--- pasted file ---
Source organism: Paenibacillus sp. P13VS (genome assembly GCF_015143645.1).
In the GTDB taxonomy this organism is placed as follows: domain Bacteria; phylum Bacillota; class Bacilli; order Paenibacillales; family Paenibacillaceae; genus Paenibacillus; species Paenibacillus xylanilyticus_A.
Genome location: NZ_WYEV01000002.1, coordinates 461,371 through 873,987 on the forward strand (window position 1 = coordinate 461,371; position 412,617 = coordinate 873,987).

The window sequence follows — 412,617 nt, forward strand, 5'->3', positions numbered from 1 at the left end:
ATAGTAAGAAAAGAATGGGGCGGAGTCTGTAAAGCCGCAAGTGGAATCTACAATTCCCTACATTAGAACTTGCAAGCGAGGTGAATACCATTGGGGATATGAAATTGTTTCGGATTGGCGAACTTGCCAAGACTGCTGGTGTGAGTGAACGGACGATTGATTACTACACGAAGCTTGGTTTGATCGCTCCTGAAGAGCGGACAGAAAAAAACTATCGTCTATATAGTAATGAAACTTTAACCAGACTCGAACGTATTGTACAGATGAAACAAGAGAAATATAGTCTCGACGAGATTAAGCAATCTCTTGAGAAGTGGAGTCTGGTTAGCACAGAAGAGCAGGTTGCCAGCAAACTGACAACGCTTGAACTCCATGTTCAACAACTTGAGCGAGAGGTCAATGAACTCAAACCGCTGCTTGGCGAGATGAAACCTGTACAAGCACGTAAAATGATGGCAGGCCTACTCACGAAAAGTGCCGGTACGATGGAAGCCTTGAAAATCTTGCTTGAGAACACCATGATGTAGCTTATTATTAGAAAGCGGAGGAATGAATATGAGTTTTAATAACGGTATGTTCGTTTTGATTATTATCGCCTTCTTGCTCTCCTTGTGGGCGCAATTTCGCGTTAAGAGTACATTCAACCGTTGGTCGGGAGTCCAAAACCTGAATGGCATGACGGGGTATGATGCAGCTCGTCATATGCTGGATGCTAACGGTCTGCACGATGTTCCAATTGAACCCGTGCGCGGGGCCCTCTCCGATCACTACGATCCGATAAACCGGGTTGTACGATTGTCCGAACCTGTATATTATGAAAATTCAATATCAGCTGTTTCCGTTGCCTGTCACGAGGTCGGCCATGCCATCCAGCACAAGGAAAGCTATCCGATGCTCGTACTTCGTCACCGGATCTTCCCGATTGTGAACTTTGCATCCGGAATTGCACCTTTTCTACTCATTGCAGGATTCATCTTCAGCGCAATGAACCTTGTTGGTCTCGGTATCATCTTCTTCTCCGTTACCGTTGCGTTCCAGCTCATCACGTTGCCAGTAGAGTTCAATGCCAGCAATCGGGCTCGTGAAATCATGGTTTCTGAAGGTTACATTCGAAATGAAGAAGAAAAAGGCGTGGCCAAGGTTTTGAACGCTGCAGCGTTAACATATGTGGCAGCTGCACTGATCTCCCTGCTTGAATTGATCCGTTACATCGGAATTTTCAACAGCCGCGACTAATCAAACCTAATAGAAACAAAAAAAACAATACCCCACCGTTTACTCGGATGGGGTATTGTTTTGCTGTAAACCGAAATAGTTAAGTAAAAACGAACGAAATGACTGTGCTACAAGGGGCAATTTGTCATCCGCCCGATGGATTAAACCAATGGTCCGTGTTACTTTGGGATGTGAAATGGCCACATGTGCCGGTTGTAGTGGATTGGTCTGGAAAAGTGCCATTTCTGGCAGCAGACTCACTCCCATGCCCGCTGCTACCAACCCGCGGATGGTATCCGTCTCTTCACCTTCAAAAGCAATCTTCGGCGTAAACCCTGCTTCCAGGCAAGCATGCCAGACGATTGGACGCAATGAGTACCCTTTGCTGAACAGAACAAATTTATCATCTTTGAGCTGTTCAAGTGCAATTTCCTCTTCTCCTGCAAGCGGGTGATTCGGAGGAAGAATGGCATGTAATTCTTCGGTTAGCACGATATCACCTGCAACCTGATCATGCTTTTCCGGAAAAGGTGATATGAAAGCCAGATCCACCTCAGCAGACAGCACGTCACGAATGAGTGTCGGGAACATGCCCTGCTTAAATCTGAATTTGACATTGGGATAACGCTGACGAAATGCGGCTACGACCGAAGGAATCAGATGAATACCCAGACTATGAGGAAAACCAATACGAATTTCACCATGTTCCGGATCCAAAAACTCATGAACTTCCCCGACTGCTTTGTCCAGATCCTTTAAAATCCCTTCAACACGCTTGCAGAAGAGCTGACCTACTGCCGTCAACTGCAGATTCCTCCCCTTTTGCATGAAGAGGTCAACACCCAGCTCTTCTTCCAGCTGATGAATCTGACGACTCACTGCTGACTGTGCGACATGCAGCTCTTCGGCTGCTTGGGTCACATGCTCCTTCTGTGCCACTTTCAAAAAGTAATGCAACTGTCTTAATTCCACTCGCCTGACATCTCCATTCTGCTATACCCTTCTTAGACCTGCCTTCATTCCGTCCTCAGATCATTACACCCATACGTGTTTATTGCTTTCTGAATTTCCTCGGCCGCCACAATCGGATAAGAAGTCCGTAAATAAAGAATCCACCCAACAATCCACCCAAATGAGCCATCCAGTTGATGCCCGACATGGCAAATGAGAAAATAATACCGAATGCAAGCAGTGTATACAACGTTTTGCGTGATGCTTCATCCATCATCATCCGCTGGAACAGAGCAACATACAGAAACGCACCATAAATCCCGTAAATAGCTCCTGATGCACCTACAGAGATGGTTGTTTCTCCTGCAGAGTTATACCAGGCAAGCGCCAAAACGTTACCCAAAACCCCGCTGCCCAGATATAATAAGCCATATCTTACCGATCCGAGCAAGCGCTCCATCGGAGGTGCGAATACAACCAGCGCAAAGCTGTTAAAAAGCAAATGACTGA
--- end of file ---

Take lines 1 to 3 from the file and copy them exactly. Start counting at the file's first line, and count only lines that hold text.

Source organism: Paenibacillus sp. P13VS (genome assembly GCF_015143645.1).
In the GTDB taxonomy this organism is placed as follows: domain Bacteria; phylum Bacillota; class Bacilli; order Paenibacillales; family Paenibacillaceae; genus Paenibacillus; species Paenibacillus xylanilyticus_A.
Genome location: NZ_WYEV01000002.1, coordinates 461,371 through 873,987 on the forward strand (window position 1 = coordinate 461,371; position 412,617 = coordinate 873,987).